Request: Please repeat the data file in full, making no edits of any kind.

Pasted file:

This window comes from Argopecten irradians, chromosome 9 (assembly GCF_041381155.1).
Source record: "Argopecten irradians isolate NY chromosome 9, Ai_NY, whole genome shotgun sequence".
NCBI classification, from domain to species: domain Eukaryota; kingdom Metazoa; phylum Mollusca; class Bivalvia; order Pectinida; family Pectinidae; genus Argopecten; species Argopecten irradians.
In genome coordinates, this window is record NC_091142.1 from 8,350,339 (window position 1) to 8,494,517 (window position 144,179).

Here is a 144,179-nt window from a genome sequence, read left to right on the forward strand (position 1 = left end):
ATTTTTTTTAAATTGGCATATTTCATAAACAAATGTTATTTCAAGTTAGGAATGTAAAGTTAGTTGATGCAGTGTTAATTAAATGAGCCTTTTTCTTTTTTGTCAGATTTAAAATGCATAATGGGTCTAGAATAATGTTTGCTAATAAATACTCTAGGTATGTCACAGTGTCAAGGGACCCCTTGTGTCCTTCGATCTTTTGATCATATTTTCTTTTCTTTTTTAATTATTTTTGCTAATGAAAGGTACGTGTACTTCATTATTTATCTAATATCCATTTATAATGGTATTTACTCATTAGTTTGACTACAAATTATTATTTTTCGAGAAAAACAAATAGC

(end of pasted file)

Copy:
This window comes from Argopecten irradians, chromosome 9 (assembly GCF_041381155.1).
Source record: "Argopecten irradians isolate NY chromosome 9, Ai_NY, whole genome shotgun sequence".
NCBI classification, from domain to species: domain Eukaryota; kingdom Metazoa; phylum Mollusca; class Bivalvia; order Pectinida; family Pectinidae; genus Argopecten; species Argopecten irradians.
In genome coordinates, this window is record NC_091142.1 from 8,350,339 (window position 1) to 8,494,517 (window position 144,179).

Here is a 144,179-nt window from a genome sequence, read left to right on the forward strand (position 1 = left end):
ATTTTTTTTAAATTGGCATATTTCATAAACAAATGTTATTTCAAGTTAGGAATGTAAAGTTAGTTGATGCAGTGTTAATTAAATGAGCCTTTTTCTTTTTTGTCAGATTTAAAATGCATAATGGGTCTAGAATAATGTTTGCTAATAAATACTCTAGGTATGTCACAGTGTCAAGGGACCCCTTGTGTCCTTCGATCTTTTGATCATATTTTCTTTTCTTTTTTAATTATTTTTGCTAATGAAAGGTACGTGTACTTCATTATTTATCTAATATCCATTTATAATGGTATTTACTCATTAGTTTGACTACAAATTATTATTTTTCGAGAAAAACAAATAGC